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Improved anti-tumor immunity and efficacy upon combination of the IDO1 inhibitor GDC-0919 with anti-PD-l1 blockade versus anti-PD-l1 alone in preclinical tumor models
  1. Jessica Spahn1,
  2. Jing Peng1,
  3. Edward Lorenzana1,
  4. David Kan1,
  5. Thomas Hunsaker1,
  6. Ehud Segal1,
  7. Mario Mautino2,
  8. Erik Brincks2,
  9. Andrea Pirzkall1,
  10. Sean Kelley1,
  11. Sami Mahrus1,
  12. Liling Liu1,
  13. Stephanie Dale1,
  14. Cristine Quiason1,
  15. Elizabeth Jones1,
  16. Yichin Liu1,
  17. Sheerin Latham1,
  18. Laurent Salphati1,
  19. Kevin DeMent1,
  20. Mark Merchant1 and
  21. Georgia Hatzivassiliou1
  1. Aff1 grid.418158.10000000405344718Genentech South San Francisco CA USA
  2. Aff2 grid.426927.cNewLink Genetics, Inc. Ames IA USA

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Meeting abstracts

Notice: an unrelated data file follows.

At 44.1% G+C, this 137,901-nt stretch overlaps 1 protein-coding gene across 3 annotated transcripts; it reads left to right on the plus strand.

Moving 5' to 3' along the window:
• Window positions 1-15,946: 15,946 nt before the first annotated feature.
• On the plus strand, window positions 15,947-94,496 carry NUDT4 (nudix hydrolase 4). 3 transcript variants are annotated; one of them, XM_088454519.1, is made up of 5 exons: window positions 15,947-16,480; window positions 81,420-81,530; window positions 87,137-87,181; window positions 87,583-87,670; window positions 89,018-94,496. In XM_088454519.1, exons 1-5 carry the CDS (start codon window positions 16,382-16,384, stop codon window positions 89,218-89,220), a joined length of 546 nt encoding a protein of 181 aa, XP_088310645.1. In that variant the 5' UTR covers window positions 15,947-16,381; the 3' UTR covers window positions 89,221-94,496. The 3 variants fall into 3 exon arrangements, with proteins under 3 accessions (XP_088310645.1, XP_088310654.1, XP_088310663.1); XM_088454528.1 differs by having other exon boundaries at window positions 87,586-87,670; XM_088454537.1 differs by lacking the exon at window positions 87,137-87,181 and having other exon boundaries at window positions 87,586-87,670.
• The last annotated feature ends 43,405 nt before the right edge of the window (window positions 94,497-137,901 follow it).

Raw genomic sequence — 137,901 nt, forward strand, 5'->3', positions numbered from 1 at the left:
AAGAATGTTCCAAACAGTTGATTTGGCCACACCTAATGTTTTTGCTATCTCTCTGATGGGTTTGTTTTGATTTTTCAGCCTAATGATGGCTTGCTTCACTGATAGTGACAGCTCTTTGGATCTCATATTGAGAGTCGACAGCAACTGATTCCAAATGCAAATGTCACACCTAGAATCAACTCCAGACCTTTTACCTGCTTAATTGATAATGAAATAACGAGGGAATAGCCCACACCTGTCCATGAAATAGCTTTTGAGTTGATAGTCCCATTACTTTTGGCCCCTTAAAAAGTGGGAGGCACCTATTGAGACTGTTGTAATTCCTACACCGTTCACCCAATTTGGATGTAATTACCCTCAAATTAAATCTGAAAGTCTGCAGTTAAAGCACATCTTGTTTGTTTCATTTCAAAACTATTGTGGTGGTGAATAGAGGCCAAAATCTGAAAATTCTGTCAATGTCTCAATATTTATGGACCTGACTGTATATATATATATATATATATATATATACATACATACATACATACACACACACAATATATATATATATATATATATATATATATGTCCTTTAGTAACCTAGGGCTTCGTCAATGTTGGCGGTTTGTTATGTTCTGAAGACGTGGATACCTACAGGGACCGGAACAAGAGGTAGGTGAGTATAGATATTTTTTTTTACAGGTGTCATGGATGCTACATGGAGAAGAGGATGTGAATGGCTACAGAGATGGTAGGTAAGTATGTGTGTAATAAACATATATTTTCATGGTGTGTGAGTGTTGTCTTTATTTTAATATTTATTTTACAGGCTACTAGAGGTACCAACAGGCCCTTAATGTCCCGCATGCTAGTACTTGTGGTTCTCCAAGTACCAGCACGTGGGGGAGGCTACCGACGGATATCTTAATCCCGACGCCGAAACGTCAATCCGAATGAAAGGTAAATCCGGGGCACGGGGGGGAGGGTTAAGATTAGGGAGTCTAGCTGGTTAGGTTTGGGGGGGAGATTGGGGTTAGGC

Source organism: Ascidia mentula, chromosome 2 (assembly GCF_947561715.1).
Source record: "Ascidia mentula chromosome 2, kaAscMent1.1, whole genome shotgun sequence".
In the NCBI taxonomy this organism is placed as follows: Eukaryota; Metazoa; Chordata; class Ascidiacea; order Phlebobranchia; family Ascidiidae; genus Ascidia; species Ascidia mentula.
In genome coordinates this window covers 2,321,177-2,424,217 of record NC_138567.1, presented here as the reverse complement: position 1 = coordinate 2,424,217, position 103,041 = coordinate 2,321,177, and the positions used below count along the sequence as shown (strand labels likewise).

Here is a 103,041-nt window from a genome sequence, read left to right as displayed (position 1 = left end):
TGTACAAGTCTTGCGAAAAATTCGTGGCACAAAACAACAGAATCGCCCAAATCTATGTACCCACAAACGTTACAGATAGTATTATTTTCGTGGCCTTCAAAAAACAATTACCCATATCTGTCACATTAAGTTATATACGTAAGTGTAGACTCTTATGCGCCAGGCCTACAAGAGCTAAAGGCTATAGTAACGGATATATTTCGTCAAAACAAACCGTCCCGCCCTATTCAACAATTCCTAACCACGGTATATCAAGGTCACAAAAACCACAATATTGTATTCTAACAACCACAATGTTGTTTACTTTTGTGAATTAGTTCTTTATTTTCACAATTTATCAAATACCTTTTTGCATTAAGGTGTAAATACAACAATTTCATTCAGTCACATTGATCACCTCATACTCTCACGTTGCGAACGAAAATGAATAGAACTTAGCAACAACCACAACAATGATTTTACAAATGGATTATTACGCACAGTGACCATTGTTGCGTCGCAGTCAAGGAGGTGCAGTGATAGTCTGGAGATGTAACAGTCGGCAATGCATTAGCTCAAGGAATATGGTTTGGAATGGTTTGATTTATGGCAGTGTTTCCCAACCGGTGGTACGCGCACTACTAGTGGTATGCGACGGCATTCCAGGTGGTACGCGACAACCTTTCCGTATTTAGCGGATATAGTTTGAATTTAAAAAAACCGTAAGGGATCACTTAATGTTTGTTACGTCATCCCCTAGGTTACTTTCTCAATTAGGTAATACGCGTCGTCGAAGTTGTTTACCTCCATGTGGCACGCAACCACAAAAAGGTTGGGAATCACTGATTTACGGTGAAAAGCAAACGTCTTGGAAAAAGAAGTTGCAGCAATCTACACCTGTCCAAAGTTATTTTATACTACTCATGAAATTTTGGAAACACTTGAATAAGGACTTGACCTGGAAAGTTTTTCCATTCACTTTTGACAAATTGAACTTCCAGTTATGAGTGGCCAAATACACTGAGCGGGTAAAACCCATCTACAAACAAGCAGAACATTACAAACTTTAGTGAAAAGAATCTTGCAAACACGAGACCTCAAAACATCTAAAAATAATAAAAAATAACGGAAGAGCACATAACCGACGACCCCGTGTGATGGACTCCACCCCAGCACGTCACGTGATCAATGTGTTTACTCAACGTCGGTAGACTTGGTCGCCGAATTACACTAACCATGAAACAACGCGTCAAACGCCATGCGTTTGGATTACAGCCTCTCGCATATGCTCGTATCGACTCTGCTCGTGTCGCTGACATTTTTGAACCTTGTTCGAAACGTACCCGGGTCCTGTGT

Indoleamine 2, 3-dioxygenase (IDO1) is a cytosolic enzyme catalyzing the oxidation of tryptophan to kynurenine. IDO1 plays an important role in modulating immune responses in cancer, where increasing evidence suggests that IDO1 expression by dendritic cells (DCs) and other antigen-presenting cells (APCs) contributes to tumor-mediated immune suppression. Programmed death-ligand 1 (PD-L1) is a cell surface protein that is broadly expressed by tumor cells and tumor-infiltrating immune cells in many human cancers. Blockade of PD-L1 or PD-1 with monoclonal antibodies results in strong and often rapid anti-tumor effects in preclinical models and in the clinic, where deep and durable objective responses have been observed in a number of tumor types including melanoma, NSCLC, renal and bladder cancer. Accumulating preclinical and clinical data provide evidence that host immunosuppression by tumor cells is mediated by multiple pathways, and therefore combination therapy regimens employing one or more targeted immunotherapy agents are necessary for more complete and durable patient responses. The combination of IDO1 inhibition with PD-L1 blockade has strong rationale since both checkpoints are co-expressed in many cancers and inhibit immune responses via complementary mechanisms. Using mouse syngeneic tumor models we present further evidence of the therapeutic potential of combining IDO1 inhibition with anti-PD-L1 blockade. We observe improved depth and duration of responses in mice treated with the combination regimen versus anti-PD-L1 blockade alone. These studies also reveal potential immunomodulatory effects responsible for the observed efficacy, namely an improved CD8:Treg ratio and evidence of increased maturation and antigen presentation capacity by DCs and APCs in the combination arm. Clinical trials will further assess the potential of this promising combination regimen in patients. A Phase Ib, open-label, multicenter, global study is underway to evaluate the safety, tolerability, and pharmacokinetics of the combination of GDC-0919 and atezolizumab (MPDL3280A, anti-PD-L1) in patients with locally advanced or metastatic incurable solid tumors (NCT02471846).